Recently, I joined a bipartisan, faith-based pilgrimage to New York to revisit the history of immigration in America. On the ferry ride to Ellis Island, I was struck by the majesty of the Statue of Liberty and how it would be the first sight immigrants would see after weeks or even months at sea. For so many, this first vision of America represented a new life filled with hope, freedom and opportunity.
Today, more than 125 years after that statue was first raised, that dream remains for this nation of immigrants. Here along the Central Coast, that dream is alive for the nearly one in five residents who were born outside the United States. From our rich agricultural fields to our hightech companies, immigrants play an important role in our local economy, while remaining hopeful that they can become citizens of the country they call home.
We can all be proud of our nation’s strong immigrant history. But our current immigration system is broken, and it’s holding our country and our economy back.
Here on the Central Coast, for example, agriculture is a huge part of our economy. For the third consecutive year, San Luis Obispo County’s total crop value was a record high at $861 million last year. In Santa Barbara County, the total crop value was $1.29 billion. Clearly, the health of our agricultural economy is directly tied to the well-being of the Central Coast.
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But farmers, ranchers and vintners along the Central Coast who I have met with over the years tell me they struggle to find a consistent and stable workforce. The wine grapes, strawberries and other specialty crops that thrive on the Central Coast are very labor-intensive, necessitating the need for a reliable, legal workforce. This is just one of the many reasons I fully support comprehensive immigration reform, one that provides stability to our agriculture industry and creates a system to allow hardworking immigrants to emerge from the shadows.
That’s why I was pleased to see a tough but fair expedited path to citizenship for our agriculture workforce in the legislation passed by the Senate. That bill would create a new system to stabilize the agriculture workforce by requiring all workers pay back taxes and fees and have no criminal record before they could apply for citizenship, five years after receiving their “blue card.”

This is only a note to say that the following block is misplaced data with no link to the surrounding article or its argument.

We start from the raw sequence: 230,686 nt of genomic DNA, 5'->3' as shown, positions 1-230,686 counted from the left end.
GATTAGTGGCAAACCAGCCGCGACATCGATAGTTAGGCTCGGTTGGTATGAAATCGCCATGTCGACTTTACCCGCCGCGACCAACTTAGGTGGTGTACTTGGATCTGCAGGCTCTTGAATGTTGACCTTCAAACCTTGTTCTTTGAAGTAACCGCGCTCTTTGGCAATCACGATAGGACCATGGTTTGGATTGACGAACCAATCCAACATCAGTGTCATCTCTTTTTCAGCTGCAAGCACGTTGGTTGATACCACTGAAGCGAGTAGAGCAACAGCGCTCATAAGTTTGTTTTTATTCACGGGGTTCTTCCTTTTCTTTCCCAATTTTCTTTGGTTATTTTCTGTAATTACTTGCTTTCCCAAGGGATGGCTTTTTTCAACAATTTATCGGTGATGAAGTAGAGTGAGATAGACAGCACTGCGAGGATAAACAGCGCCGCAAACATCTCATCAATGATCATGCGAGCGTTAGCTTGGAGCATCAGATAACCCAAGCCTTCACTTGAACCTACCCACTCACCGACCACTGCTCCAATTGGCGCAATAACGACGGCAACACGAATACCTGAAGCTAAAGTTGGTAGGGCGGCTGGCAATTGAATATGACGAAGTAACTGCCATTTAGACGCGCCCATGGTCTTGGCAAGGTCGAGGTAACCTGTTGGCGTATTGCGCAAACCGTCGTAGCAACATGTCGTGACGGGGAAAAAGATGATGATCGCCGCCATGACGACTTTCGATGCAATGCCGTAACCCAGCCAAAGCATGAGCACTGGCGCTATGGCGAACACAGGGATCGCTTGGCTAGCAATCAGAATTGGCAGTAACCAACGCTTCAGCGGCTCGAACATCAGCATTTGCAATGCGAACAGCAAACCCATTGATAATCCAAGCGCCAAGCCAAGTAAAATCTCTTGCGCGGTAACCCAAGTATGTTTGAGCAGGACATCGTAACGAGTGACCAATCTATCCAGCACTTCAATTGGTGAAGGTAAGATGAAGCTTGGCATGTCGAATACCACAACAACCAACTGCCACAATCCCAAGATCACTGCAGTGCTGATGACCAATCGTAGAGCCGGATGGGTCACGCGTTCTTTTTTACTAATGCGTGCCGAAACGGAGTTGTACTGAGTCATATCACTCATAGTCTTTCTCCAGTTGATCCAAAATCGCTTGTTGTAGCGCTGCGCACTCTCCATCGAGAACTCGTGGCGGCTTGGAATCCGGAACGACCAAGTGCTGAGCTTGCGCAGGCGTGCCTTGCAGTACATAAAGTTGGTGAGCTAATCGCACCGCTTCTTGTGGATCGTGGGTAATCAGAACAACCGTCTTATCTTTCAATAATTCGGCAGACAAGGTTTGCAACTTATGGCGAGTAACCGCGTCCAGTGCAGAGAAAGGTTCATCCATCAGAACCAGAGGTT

The Senate bill also improves the agriculture worker visa program to ensure a legal and reliable workforce to meet future needs. The program permits workers to be employed in the United States for three years, requires that they are paid a prevailing wage, and allows them to renew their participation in the program once. The bill also allows the secretary of agriculture to increase visa caps in response to marketplace needs to ensure our agriculture industry remains competitive — all important measures to ensure long-term success for our agriculture industry.
Finally, the bill levels the playing field by ensuring that both employers and workers are abiding by the new immigration system through an employer enforcement program. It’s important to note, however, that an employer enforcement program is only feasible if our agriculture industry has the reliable, legal workforce needed to fill demand. That is why we must address immigration reform in a comprehensive way. Enforcement without the reliable supply of legal workers would be devastating for farmers.
Of course, these are only some aspects of what I hope will be addressed through immigration reform. We must also address border security and create a pathway to citizenship for other undocumented immigrants who have a clean criminal record, pay any back taxes and fees, and study English. We must improve our work visa system to address economic needs down the road and we must grant citizenship for DREAMERs, people brought to the United States as minors who have lived their lives in America.
The Senate has taken steps to advance comprehensive immigration reform, passing strong bipartisan legislation. Unfortunately, the Republican House leadership has indicated only occasional interest, and even then only in a piecemeal approach. This is shortsighted and will continue to keep our economy and our neighbors in a place of limbo. That’s why we need to use the Senate bill’s momentum and work now on passing comprehensive immigration reform this year. California can’t wait much longer and neither can our country or our economy. It is critical that we don’t let this opportunity slip away to fix a broken system that hurts our agriculture economy and thousands of Central Coast families.
Lois Capps, D-Santa Barbara, represents California’s 24th Congressional District.